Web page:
O’Rourke Rallies Democrats in Dallas

Democratic candidate for governor of Texas Beto O’Rourke attended a convention in Dallas this weekend to address the Texas Democratic party and explain his plans moving forward in the race.

He greeted the members of his party, expressing his gratitude for their support and asking them to keep it going throughout the last months of the campaign until the elections in November to create a real change in Texas.

“Imagine a Governor who instead of attacking teachers, supports them, pays them enough so they don’t have to work a 2nd or 3rd job, just to make ends meet. Imagine a Governor who will fix the grid by winterizing and weatherizing it. By connecting ERCOT to the national grid, by investing in energy efficiency and lowering your utility bills”, he said during his speech.

O’Rourke has a clear mind regarding the next steps during what’s left in the electoral campaign period. In order to beat his adversary, republican and current Governor Greg Abbott, he needs the full support of the Democratic party, but he needs some Republican support as well, in such a traditionally red state like Texas.

He has made it clear that his mission is not to divide the state, or to see all Republicans as adversaries. He wants to unify Texas and be able to appeal to a greater number of the voters and go beyond those who support the blue or the red party. 

“The other party wants to exclude, wants to make people afraid of one another, is trying to find enemies among us,” O’Rourke explained in an interview for The Dallas Morning News. “We’re about bringing people together and inviting everyone in, and we don’t care who you voted for, for president last time. We don’t care about the letter next to your name. We just care about delivering for Texas.”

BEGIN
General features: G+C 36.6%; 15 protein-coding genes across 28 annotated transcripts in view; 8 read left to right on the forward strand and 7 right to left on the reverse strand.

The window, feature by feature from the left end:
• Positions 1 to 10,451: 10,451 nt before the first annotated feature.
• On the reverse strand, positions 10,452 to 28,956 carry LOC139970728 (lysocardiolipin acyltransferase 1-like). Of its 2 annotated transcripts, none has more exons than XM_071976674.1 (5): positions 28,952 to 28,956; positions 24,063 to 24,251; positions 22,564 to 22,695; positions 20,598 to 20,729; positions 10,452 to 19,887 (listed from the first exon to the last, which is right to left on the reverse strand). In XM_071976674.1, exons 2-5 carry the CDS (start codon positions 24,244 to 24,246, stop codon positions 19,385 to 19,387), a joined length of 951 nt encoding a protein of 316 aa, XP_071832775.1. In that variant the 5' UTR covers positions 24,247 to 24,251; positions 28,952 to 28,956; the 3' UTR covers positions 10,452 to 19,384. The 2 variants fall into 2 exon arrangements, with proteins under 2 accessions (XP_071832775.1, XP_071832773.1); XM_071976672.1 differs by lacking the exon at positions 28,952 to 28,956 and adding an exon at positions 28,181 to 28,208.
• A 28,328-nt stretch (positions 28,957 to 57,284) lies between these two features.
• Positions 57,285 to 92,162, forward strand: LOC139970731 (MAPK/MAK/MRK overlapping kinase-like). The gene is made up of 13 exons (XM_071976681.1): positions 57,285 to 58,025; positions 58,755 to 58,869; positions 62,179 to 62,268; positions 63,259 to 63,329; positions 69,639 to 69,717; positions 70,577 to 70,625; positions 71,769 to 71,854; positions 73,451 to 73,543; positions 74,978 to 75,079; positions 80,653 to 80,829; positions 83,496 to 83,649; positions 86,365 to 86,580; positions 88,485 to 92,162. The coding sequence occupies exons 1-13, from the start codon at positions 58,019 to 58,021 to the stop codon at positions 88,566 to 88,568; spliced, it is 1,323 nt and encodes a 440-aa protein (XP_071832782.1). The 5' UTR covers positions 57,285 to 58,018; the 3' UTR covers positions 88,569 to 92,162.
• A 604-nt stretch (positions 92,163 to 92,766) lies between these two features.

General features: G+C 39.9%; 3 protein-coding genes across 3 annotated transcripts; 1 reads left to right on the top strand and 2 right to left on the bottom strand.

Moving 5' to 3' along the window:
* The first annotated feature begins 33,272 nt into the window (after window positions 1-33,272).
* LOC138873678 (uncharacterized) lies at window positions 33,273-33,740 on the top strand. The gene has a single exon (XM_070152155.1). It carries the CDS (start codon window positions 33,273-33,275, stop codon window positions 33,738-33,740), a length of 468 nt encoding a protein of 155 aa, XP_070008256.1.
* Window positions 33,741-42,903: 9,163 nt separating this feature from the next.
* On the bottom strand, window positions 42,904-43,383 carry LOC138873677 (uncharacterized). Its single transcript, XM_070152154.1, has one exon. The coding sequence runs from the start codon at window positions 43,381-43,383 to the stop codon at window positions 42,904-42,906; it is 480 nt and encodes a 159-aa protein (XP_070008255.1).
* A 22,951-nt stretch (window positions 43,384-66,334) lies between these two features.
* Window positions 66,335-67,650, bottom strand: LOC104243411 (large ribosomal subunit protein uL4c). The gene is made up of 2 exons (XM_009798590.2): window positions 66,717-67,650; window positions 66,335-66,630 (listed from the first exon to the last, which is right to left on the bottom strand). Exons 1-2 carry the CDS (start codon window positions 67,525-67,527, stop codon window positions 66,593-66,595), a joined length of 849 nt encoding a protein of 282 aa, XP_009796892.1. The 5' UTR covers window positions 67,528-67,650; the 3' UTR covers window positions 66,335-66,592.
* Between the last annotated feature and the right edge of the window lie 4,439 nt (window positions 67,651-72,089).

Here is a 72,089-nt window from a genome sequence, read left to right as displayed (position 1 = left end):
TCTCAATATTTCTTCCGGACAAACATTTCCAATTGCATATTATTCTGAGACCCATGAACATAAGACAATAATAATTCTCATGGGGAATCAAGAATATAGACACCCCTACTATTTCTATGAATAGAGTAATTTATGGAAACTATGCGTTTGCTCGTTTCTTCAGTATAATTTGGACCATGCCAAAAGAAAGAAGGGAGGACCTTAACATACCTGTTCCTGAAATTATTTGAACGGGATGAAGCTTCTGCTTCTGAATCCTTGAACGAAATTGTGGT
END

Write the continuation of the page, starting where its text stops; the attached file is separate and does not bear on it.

Even though Greg Abbott is confident in being able to beat O’Rourke, polls have shown that he has slowly been gaining more and more support from voters, being just 4 points behind him in the most recent one. It has become a tighter race, and with the news of him outraising Abbott in their fundraising for their campaigns, there remains a hope that he might win.

The Democratic candidate has also been able to talk about topics that appeal to most Texans beyond their political party. For example, countless polls show that the majority in the state, whether they usually vote red or blue, are in favor of some sort of marijuana legalization, and he has been an advocate for that change since the start of the campaign. Abbott, on the other hand, refuses to change his position.

He expressed in a speech at the Dallas convention that while his conviction remains with the Democratic party, and that what he will do if he is elected is follow the party’s ideals, that he plans to unify Texans and needs to expand his support in order to win.

As many as 12,000 delegates attended the convention, most completely sure to vote for O’Rourke in November. What the candidate will focus on for the next few months is the group of voters who still remain undecided or are independent.

“It means we go to where the voters are and it doesn’t matter how red or blue their county supposedly is,” O’Rourke said for CBS News. “You’re going to see us in Waxahachie. You’re going to see us in Grayson County, you’re going to see us in Bonham. You’re going to see us in Collin and Denton County, two counties rapidly turning blue but not quickly enough if we don’t show up.”

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